9 Healthy Schools Initiatives Every Parent Should Know About
In recent years the Government of Ontario has developed and released an unprecedented number of initiatives related to school health and the wellbeing of children and youth. Below is a summary of key initiatives from the Ministry of Education that impact your children at school and beyond.
1. Foundations for a Healthy School
Schools are being encouraged to take a comprehensive approach to student health. Research shows that a healthy school environment supports student success... but how can schools create such an environment? It takes commitment and teamwork. Not only are high quality instruction and programs important, but so is having a healthy physical environment , a supportive social environment and community partners who care. By taking a pledge to participate in the Ministry of Education’s Healthy Schools Recognition Program, publicly-funded elementary and secondary schools in Ontario can start to take steps (or can build on the steps they’ve already taken) to meet the criteria for creating a truly healthy learning environment while celebrating their successes along the way. Learn more about the Foundations for a Healthy School.
2. The Ontario Curriculum Grades 1-8: Health and Physical Education, Interim Edition (revised 2010)
Kids are learning skills that can lead to a lifetime of healthy, active living. Gone are the days when Health and Phys Ed classes focused exclusively on team sports! Today’s kids are being exposed to a well-rounded program that teaches them the skills they’ll need to lead healthy, active lives... both today and well into the future. The revised curriculum is based on the idea of helping kids to develop ‘physical and health literacy.’ It’s a concept that sees educators using physical activity as a vehicle for teaching skills to benefit students throughout their lives (for example, building relationships and managing stress). So while they’re getting up and getting active, kids are also learning to make connections between their own health, the world around them and the health of others. Learn more about the Ontario Curriculum Grades 1-8: Health & Physical Education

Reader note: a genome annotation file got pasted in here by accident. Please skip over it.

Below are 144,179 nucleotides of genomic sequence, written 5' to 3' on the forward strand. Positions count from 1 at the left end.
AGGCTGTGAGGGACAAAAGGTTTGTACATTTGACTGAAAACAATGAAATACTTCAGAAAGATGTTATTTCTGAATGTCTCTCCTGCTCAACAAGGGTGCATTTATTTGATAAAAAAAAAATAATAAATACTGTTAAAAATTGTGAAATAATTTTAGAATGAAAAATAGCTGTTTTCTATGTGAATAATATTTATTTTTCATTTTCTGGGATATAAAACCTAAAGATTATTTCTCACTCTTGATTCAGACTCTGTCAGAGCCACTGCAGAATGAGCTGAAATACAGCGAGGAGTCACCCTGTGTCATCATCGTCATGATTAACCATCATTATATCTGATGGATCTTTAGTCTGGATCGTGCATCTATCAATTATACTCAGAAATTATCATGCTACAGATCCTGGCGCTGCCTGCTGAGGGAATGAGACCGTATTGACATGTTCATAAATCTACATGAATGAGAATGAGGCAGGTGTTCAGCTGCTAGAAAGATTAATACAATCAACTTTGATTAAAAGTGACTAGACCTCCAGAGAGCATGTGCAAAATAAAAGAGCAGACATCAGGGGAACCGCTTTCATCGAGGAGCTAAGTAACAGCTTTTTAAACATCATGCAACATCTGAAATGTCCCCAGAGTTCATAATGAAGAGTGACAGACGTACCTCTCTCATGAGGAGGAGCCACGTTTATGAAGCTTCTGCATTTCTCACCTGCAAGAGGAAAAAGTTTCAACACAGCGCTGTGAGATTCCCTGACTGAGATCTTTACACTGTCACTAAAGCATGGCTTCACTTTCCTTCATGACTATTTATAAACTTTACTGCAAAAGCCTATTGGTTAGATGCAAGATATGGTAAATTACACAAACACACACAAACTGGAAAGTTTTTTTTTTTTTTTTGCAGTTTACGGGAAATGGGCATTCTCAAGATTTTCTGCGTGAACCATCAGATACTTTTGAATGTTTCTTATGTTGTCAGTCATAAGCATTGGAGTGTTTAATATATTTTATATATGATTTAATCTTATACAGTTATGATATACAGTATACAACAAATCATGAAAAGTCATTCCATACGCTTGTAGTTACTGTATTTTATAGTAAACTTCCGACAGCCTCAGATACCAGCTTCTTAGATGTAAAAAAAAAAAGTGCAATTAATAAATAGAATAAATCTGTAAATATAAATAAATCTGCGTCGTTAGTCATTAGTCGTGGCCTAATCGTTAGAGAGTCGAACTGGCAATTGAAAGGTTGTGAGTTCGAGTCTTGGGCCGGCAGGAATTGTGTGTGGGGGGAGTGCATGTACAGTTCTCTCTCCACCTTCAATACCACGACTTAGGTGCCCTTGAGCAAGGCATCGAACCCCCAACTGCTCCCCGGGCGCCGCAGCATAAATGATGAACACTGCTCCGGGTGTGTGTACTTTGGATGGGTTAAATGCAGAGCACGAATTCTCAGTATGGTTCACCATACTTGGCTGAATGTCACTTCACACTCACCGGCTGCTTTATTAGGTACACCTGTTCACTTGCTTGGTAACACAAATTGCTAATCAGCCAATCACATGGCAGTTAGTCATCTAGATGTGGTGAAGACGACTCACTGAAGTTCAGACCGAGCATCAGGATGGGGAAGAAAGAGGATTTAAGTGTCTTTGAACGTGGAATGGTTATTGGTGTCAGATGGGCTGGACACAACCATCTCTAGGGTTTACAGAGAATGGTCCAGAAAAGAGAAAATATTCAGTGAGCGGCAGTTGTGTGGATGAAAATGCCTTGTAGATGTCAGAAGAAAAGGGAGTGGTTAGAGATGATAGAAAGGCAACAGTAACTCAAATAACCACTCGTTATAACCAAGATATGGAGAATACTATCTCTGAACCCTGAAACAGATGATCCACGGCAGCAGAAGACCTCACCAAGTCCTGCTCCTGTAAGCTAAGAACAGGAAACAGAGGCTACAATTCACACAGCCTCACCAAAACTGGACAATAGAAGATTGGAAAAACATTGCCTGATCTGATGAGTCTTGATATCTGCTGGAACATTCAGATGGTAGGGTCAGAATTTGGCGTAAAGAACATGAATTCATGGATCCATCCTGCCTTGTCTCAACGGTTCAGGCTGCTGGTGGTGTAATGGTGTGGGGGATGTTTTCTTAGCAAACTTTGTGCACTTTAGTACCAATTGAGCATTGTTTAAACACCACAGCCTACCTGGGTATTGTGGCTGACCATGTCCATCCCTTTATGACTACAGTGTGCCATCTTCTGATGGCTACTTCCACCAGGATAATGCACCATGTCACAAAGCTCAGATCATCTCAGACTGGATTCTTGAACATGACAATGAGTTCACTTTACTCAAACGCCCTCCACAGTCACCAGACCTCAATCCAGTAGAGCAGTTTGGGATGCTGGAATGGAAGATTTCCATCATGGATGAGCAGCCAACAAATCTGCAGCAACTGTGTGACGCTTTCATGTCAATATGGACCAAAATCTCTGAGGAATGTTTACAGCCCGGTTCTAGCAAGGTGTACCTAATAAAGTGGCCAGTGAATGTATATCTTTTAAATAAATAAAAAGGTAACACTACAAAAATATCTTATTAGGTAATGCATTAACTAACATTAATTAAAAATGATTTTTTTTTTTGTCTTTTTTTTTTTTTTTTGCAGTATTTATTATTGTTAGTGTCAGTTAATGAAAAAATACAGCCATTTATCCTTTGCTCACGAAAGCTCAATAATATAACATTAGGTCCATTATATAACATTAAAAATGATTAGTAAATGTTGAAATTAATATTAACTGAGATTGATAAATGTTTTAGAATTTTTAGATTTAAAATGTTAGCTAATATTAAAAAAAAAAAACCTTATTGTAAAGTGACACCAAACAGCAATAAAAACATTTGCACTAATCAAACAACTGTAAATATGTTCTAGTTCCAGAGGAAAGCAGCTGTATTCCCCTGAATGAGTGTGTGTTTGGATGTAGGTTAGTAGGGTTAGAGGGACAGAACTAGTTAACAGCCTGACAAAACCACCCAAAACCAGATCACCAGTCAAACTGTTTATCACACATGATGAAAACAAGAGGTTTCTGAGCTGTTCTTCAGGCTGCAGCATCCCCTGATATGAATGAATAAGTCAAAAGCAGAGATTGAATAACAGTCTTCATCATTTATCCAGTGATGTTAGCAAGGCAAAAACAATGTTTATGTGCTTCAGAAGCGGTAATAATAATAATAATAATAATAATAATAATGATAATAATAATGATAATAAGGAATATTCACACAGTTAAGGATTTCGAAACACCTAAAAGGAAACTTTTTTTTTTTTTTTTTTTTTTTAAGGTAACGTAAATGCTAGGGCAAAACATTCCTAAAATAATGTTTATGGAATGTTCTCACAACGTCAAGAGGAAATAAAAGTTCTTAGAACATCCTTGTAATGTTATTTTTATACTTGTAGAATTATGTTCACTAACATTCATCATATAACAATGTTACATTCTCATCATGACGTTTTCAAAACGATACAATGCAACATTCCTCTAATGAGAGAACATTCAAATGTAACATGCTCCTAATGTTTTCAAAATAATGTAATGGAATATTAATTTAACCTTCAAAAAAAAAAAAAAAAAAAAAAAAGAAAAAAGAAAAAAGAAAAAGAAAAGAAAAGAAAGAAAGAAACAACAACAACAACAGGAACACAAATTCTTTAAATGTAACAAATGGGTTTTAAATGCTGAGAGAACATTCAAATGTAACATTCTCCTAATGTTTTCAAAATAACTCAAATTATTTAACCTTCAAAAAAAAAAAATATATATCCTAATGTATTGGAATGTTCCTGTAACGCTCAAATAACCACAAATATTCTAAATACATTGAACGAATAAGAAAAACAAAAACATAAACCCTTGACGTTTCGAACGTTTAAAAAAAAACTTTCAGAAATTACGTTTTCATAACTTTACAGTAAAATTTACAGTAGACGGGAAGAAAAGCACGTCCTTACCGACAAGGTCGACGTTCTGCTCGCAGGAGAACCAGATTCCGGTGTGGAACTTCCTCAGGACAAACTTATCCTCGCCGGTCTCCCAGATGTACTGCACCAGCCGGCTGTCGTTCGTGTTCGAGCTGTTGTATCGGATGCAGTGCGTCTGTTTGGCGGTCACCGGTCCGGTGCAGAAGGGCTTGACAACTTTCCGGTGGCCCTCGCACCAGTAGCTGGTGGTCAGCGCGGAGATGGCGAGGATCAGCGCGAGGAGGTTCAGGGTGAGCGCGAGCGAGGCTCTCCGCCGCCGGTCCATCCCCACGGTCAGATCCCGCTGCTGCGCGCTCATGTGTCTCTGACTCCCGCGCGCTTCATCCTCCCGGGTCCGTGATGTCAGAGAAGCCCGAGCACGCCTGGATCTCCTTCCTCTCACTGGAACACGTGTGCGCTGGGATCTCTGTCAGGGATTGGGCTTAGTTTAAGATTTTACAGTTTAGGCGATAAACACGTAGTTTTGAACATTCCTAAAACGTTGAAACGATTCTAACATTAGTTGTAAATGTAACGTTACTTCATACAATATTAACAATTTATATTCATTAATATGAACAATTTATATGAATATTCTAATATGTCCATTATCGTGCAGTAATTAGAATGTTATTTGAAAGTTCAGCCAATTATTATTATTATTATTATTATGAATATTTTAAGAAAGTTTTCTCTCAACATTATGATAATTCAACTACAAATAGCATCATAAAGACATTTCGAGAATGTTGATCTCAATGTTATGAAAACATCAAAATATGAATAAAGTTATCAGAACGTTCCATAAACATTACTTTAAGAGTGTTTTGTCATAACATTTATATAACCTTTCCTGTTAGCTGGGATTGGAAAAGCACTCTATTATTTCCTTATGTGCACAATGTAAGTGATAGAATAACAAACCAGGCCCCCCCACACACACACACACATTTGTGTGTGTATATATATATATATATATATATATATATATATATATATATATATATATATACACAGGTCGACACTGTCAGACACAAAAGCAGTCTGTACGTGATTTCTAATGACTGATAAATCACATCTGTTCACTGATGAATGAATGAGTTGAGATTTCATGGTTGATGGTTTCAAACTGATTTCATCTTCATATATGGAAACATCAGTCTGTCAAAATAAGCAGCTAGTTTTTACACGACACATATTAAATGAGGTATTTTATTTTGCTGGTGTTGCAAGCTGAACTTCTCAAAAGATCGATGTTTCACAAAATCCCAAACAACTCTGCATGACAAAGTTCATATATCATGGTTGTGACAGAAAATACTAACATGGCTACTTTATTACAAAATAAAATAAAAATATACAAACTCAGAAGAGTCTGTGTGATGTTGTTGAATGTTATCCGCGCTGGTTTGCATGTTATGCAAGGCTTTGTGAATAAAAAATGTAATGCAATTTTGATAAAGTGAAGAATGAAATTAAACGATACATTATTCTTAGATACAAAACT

3. Daily Physical Activity in Elementary Schools
Kids are getting up and getting active at least 20 minutes each school day. Getting active in Health and Physical Education class is important, but it isn’t enough. That’s why the Ministry of Education has a Daily Physical Activity policy. It ensures that, no matter what else is going on in the school day, all kids in Ontario public schools are spending a minimum of 20 minutes of classroom time being physically active. This could include aerobics in the aisles of the classroom, or might be incorporated into a walk outside to observe nature during a science unit. However they get active each day, one thing is for sure: students are enjoying a range of health benefits. Not only are they getting their heart rates up, but research has shown that they are better learners, have increased attendance, exhibit fewer behaviour problems and demonstrate greater self esteem. Learn more about the Daily Physical Activity in Elementary Schools Grades 1-8 Policy. PPM No.138
4. School Food and Beverage Policy